Often in gay marriage debates, the question arises: If we allow gay marriage, what next? Bestiality? Conor Friersdorf—who supports gay marriage—thinks this is silly, and claims that because an animal cannot consent to sex with a human, then libertarians should not worry about the ethics of criminalizing bestiality.
Here is a good reply by Samuel Goldman at The American Conservative, which very effectively refutes Friersdorf’s point. Sure, animals don’t consent to sex—but nor do they consent to being killed and eaten, or being trapped in a house as pets, and most people don’t worry about that.
But what does this mean for libertarianism? Goldman believes that “libertarians can offer no principled defense of laws prohibiting bestiality” and that, therefore, the continued existence of bestiality laws “will be because human nature revolts against the implications of libertarianism.”
It seems correct to say that libertarians certainly cannot come up with a principled defense of anti-bestiality laws. At least, I haven’t heard one or thought of one. But I do not take that to be at all opposed to human nature.
There are two issues that Goldman’s argument mixes together.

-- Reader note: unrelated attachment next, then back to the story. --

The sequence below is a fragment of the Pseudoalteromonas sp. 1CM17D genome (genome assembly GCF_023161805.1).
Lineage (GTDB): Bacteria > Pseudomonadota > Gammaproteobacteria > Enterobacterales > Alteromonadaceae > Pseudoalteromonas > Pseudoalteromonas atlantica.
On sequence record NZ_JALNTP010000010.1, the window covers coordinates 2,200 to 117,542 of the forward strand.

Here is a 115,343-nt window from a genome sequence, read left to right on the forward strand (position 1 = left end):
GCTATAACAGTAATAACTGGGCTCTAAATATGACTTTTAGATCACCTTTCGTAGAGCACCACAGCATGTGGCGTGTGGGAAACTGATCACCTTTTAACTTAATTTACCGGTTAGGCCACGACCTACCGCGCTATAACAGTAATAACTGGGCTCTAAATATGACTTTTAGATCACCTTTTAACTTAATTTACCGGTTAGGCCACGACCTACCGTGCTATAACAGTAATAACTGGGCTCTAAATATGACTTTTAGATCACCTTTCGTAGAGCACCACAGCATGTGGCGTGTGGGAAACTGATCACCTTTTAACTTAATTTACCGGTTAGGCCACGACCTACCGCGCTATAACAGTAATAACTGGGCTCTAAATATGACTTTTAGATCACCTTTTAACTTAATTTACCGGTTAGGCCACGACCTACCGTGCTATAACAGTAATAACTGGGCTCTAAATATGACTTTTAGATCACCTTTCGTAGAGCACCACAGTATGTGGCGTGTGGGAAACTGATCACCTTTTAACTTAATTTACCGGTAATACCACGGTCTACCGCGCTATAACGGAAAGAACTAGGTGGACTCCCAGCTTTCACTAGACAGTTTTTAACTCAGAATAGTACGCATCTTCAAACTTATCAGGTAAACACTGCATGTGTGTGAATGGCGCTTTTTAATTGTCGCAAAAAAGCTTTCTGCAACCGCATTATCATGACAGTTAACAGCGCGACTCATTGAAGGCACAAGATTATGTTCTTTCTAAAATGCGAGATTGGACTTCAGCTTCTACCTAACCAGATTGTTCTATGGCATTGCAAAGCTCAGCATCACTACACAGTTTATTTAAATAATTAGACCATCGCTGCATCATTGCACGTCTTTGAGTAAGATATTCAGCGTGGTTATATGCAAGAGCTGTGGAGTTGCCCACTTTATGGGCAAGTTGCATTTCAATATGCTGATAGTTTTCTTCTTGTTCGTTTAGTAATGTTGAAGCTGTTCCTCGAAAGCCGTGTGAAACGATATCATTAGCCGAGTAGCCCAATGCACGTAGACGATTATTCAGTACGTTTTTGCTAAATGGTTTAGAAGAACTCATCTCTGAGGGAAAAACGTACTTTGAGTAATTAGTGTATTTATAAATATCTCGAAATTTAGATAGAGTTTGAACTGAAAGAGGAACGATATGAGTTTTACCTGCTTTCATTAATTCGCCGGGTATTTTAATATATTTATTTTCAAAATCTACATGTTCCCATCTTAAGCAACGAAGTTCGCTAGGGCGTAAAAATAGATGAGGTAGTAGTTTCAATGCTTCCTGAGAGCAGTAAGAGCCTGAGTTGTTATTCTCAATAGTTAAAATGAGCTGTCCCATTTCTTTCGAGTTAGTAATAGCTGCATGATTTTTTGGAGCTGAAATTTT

First is the question of whether “human nature revolts” at the thought of bestiality. I think most people would say yes.
But the more important question is whether bestiality should be something that the government punishes through the criminal law. Libertarians would say no, even if they answered yes to the first question.
And how does human nature revolt against non-punishment? I don’t see lots of people clamoring to throw “zoosexuals” in prison. I don’t even see them believing that the only just response to man-on-donkey sex is that the man suffer punishment. It’s not as though people have a “don’t do the crime if you can’t do the time” response to bestiality, as they would for, say, theft or murder. More likely, normal people just don’t want to deal with others who have sex with animals—which, of course, they would be able to do in a libertarian society.
I’m sure Conor Friersdorf’s heart is in the right place. But I don’t think he does his cause any good when he tries to argue that, really, liberals and libertarians can find a way to criminalize bestiality. To do so blurs the line between social mores and government action, so that they are treated as essentially the same thing, and then allows the opposition to say that your position somehow “shocks the conscience” if it doesn’t allow government action to preserve social mores, as though a failure to punish bestiality amounts to support for bestiality itself.
This is important because statists use this same argument against libertarians not only for bestiality, but also when discussing things like drug use, discrimination, child labor, or prostitution—all of which libertarians want to legalize but do not necessarily condone.
Just because someone believes that something should be legal does not mean that person likes it. What really shocks my conscience is that some people would add to an already over-crowded prison system for something as frivolous as bestiality.